Veterinary Pathology Onlinevet.sagepub.com Published online before print February 27, 2014, doi: 10.1177/0300985814524798 Veterinary Pathology February 27, 2014 0300985814524798

 

Lesion Profiling and Subcellular Prion Localization of Cervid Chronic Wasting Disease in Domestic Cats

 

D. M. Seelig1⇑ A. V. Nalls1 M. Flasik2 V. Frank1 S. Eaton2 C. K. Mathiason1 E. A. Hoover1 1Department of Microbiology, Immunology, and Pathology, Colorado State University, Fort Collins, CO, USA 2Department of Biomedical Sciences, Colorado State University, Fort Collins, CO, USA D. M. Seelig, University of Minnesota, Department of Veterinary Clinical Sciences, Room 339 VetMedCtrS, 6192A (Campus Delivery Code), 1352 Boyd Ave, St Paul, MN 55108, USA. Email address: dseelig@umn.edu

 

Abstract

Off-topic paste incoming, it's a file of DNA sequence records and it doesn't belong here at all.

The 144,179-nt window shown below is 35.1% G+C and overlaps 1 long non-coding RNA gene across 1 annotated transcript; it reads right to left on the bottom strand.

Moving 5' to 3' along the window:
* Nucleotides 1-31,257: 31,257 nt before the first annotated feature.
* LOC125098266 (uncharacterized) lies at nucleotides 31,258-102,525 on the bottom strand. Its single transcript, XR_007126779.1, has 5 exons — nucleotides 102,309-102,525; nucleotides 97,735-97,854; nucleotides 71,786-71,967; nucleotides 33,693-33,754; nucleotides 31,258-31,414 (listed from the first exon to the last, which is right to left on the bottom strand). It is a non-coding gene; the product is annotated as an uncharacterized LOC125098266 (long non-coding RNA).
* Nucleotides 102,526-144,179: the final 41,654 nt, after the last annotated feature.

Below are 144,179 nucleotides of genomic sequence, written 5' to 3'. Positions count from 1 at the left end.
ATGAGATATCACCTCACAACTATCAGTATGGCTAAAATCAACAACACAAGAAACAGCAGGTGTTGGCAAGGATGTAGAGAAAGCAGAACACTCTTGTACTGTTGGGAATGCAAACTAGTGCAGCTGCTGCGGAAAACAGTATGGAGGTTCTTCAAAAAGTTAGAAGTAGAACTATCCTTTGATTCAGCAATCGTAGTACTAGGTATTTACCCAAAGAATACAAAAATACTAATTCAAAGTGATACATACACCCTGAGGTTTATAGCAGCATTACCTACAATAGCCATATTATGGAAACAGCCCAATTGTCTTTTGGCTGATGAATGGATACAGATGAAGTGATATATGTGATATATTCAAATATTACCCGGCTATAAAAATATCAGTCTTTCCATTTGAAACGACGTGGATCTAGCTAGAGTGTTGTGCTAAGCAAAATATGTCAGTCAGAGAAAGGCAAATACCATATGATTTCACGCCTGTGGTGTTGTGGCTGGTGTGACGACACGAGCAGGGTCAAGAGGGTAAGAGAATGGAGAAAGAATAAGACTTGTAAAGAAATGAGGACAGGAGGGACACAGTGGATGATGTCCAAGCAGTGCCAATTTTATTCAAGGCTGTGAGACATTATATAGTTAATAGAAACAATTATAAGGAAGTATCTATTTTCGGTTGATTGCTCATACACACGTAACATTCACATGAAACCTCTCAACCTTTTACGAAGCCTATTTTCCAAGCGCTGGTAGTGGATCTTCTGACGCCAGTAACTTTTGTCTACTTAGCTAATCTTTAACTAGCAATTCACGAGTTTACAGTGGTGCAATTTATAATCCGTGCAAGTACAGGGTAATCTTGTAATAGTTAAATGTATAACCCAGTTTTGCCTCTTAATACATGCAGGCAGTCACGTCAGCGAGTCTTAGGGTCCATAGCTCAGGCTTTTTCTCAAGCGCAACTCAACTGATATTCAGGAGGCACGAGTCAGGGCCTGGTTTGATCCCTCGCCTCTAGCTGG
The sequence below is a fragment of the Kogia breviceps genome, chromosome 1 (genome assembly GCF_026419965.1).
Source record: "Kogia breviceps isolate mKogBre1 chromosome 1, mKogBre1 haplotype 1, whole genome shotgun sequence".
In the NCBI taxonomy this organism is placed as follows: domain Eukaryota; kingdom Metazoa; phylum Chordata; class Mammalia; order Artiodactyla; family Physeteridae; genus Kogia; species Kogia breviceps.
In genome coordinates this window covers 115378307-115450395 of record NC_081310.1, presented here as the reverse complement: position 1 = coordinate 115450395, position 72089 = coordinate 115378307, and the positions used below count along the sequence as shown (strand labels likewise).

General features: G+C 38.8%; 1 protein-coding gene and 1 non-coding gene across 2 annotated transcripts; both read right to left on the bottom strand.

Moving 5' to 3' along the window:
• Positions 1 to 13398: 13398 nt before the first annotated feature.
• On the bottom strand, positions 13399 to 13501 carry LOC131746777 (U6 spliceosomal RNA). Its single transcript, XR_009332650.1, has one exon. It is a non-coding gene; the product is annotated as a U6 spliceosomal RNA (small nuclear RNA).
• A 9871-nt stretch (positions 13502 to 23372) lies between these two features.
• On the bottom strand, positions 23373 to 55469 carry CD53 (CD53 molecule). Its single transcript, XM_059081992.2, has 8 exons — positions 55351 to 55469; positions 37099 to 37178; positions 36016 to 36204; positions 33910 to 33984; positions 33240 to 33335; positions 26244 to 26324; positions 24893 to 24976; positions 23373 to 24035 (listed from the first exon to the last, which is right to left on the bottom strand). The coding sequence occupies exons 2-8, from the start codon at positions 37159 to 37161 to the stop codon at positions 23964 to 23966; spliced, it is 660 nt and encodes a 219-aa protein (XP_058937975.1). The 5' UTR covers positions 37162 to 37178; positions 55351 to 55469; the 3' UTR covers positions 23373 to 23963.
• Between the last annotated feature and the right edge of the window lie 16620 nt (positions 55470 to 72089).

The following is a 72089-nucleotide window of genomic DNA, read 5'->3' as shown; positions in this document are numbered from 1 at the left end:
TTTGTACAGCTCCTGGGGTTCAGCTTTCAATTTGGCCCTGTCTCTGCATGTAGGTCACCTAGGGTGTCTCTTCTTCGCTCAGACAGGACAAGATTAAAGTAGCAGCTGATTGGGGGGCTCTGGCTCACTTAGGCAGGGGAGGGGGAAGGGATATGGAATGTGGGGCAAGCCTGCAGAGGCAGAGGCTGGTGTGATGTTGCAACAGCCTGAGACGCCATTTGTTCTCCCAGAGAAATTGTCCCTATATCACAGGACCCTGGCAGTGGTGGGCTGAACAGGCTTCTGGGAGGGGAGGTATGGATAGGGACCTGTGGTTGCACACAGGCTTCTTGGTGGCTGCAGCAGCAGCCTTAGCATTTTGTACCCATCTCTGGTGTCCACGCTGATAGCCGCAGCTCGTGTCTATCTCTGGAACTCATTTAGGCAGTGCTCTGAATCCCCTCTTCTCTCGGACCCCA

Chronic wasting disease (CWD) is an efficiently transmitted, fatal, and progressive prion disease of cervids with an as yet to be fully clarified host range. While outbred domestic cats (Felis catus) have recently been shown to be susceptible to experimental CWD infection, the neuropathologic features of the infection are lacking. Such information is vital to provide diagnostic power in the event of natural interspecies transmission and insights into host and strain interactions in interspecies prion infection. Using light microscopy and immunohistochemistry, we detail the topographic pattern of neural spongiosis (the “lesion profile”) and the distribution of misfolded prion protein in the primary and secondary passage of feline CWD (FelCWD). We also evaluated cellular and subcellular associations between misfolded prion protein (PrPD) and central nervous system neurons and glial cell populations. From these studies, we (1) describe the novel neuropathologic profile of FelCWD, which is distinct from either cervid CWD or feline spongiform encephalopathy (FSE), and (2) provide evidence of serial passage-associated interspecies prion adaptation. In addition, we demonstrate through confocal analysis the successful co-localization of PrPD with neurons, astrocytes, microglia, lysosomes, and synaptophysin, which, in part, implicates each of these in the neuropathology of FelCWD. In conclusion, this work illustrates the simultaneous role of both host and strain in the development of a unique FelCWD neuropathologic profile and that such a profile can be used to discriminate between FelCWD and FSE.